SB and I are supposed to be seeing Django Unchained with his brother and sister in law. As a general rule I don’t watch horror or gory/ super violent movies, which pretty much rules out the Tarantino ovuere, but I’m willing to suck it up because it’s the holidays and it’s his family. But the four person outing expands to include several of the brother’s friends and I have always had a lousy poker face, so SB declares we are going to see Les Miserables instead.
After we are seated in the theater, SB looks around at the largely high school/college aged moviegoers around us and muses “it’s a younger crowd than I would have expected.”
“That’s because,” I said, “every teenage girl at some point believes she’s Eponine, whether it’s remotely applicable or not.”
I am in eighth grade. Our English textbook contains a bastardized excerpt of the Bishop’s Candlesticks story, styled as a play (though, to my knowledge, it does not match any stage production of Les Miz ever done). This class is what is often considered “Gifted and Talented” — our teacher senses we are interested in the source material far more than this bizarre excerpt and begins reading to us from the abridged version for ten minutes each day. We make it to the point where Valjean collects Cosette and escapes into the convent in Paris, during which time we also watch a TV movie version of the story and our teacher plays for us several selections from the original Broadway soundtrack. I immediately ask for, and receive, the soundtrack on cassette tape for my birthday.
Towards the end of the school year I overhear several members of the drill team singing “On My Own” at the top of their lungs and feel jealous, as if only I have the right to the material.
In high school, I make the first of three attempts at reading the unabridged novel, getting bogged down in the interminable Waterloo section. The irony of this does not fully strike me at the time. I also obtain a full double CD version of the Broadway recording and a piano book of selected songs, which go into heavy rotation for a good six months. I develop the ability to do a pitch perfect imitation of the young actors singing “Castle on a Cloud” and all of Gavroche’s parts, faux-Cockney accent and all, but I of course devote the bulk of my practice to nailing Eponine’s parts, even those she sings in the background.
In college, on my very first trip abroad, my traveling companion and I happen to stumble onto the London theater where Les Miserables is playing and, having a free afternoon the following day, purchase tickets to a matinee performance. We are abroad as part of a literature course, but my companion is not particularly familiar with the story. At the conclusion of “A Little Fall of Rain,” she sighs “Poor Eponine!” I feel smug, and also strangely proud, of the emotional effect.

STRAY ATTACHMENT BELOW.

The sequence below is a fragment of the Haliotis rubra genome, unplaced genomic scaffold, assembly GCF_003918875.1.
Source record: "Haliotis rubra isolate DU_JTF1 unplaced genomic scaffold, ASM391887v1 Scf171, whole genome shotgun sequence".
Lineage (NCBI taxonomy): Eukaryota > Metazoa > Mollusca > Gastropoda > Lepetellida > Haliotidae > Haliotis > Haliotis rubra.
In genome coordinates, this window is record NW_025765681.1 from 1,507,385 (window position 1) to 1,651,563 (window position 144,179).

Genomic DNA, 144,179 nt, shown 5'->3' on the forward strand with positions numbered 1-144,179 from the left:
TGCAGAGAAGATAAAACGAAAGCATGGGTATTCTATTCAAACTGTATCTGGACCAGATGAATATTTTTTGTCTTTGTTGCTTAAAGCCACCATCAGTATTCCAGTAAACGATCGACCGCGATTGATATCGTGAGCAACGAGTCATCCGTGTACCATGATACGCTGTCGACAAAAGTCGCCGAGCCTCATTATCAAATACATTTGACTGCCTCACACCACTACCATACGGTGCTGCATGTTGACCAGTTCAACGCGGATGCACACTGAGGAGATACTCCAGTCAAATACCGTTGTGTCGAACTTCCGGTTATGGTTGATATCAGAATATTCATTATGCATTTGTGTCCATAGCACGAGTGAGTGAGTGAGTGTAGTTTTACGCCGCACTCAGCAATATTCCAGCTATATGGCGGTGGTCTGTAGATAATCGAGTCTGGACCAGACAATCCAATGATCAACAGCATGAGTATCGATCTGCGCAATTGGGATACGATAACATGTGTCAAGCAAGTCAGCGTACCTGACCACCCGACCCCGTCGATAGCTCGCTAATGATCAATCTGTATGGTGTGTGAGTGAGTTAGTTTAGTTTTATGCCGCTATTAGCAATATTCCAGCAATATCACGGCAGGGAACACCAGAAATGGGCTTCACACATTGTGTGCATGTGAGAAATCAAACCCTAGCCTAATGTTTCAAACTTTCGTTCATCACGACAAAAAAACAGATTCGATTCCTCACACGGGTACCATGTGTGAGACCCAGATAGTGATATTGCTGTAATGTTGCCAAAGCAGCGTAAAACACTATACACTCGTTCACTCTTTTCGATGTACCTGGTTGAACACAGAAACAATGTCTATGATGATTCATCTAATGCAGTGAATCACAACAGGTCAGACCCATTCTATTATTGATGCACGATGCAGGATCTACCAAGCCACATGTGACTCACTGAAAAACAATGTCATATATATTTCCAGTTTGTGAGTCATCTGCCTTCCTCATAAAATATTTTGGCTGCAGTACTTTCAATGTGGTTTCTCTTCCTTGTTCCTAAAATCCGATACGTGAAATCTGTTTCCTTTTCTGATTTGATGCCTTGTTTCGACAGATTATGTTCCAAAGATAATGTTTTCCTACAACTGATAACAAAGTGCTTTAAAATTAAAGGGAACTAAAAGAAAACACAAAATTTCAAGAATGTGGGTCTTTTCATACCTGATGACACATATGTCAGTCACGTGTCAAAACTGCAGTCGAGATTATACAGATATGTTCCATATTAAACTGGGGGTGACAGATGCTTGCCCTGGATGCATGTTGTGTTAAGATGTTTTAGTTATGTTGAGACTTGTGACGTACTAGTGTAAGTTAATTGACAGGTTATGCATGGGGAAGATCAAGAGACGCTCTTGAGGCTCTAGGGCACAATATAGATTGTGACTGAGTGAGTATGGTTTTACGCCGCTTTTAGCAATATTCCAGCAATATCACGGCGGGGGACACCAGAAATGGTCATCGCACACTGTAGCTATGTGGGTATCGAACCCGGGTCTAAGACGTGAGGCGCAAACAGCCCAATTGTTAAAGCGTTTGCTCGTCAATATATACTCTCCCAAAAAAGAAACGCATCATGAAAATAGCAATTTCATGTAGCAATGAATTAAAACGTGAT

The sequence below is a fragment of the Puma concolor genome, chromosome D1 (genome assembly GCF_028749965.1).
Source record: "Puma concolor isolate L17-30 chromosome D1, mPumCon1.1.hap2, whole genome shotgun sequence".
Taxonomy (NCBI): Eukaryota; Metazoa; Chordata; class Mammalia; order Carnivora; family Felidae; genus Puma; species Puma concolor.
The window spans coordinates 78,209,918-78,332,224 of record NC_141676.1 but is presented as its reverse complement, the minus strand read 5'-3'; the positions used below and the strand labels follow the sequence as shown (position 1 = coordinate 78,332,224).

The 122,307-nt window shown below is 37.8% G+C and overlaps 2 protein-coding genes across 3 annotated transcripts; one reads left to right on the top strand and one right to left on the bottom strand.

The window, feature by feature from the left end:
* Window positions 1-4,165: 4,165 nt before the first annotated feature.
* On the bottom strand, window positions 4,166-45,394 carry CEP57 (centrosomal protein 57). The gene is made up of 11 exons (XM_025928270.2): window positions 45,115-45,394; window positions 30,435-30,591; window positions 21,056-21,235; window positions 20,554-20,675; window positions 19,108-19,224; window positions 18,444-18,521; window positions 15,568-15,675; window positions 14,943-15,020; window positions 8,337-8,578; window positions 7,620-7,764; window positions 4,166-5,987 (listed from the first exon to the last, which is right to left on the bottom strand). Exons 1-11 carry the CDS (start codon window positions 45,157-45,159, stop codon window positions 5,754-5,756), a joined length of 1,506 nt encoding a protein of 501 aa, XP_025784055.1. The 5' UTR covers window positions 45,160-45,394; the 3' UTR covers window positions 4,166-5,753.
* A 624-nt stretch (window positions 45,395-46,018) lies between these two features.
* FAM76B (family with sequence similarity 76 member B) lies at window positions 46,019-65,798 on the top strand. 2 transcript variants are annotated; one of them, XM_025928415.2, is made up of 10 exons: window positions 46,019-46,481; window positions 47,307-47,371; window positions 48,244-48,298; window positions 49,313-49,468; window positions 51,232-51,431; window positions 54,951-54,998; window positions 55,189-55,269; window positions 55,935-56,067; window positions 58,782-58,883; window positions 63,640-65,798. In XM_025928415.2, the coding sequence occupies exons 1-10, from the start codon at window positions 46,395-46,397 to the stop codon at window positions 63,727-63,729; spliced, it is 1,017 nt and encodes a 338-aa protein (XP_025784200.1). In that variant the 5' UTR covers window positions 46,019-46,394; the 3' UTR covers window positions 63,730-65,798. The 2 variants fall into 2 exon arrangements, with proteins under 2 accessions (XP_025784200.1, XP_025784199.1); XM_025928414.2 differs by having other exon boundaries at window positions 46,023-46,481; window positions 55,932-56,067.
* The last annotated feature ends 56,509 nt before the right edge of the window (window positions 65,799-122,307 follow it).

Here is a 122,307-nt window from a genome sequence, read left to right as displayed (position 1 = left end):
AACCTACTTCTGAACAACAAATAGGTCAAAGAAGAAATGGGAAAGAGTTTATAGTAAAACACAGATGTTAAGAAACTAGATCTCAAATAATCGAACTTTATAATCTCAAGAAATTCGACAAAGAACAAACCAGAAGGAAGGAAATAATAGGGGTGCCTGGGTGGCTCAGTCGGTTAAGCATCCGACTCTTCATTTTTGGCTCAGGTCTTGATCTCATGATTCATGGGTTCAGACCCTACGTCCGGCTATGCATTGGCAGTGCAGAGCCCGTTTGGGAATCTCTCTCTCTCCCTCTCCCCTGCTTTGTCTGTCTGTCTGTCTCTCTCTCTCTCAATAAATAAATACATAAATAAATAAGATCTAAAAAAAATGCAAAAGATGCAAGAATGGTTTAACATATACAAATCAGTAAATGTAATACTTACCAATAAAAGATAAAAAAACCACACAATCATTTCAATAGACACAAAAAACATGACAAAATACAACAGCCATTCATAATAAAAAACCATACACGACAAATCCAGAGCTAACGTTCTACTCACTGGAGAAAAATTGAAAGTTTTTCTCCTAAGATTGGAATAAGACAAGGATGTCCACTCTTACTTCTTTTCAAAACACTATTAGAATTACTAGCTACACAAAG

Stranded at home post-bachelor’s degree, in a placeholder job until I can get through a second try at grad school applications, I find a paperback unabridged copy of the novel (with the musical’s logo on the cover, just to make sure everyone knows it’s THAT Les Miserables) for less than $10 at a bookstore and decide to make a third try at reading it. This time, I restrict myself to reading only one or two of the incredibly short chapters a night, while reading other books concurrently at my normal pace. The strategy works. It takes six months, but, once past the detested Waterloo section, I find myself astounded at how much more there is to the story — particularly the entire Thenardier family, larger (Gavroche’s parentage is a revelation, as is the mere existence of second daughter Azemla), far nastier and further to the margins, yet somehow the linchpin of the entire nine hundred pages.. When I finally turn the last page, I can’t help shedding a few tears, for Valjean, for the 19th century French, for myself facing more endless nights in need of a distraction.
I never feel any compulsion to reread the book and, with it finished, find that my obsession with the story in all its forms fades. Ten years later, though I generally enjoy the movie version of the musical, it is like looking at a beloved picture book; I can remember loving it dearly, and linger over every familiar phrase, but it has lost some of its power over my heart. In fact, my biggest surprise is how much the book has staked its claim to me, even after having not seen a word of the text in a decade. I recall the story with astonishing clarity, whether it’s identifying details from the book that were absent from the original stage production or even pulling out whole sections which are still elided or excluded entirely from the movie. My biggest gasp of delight comes at the appearance of Gavroche’s elephant. Victor Hugo, after losing so many earlier battles, has won this particular war.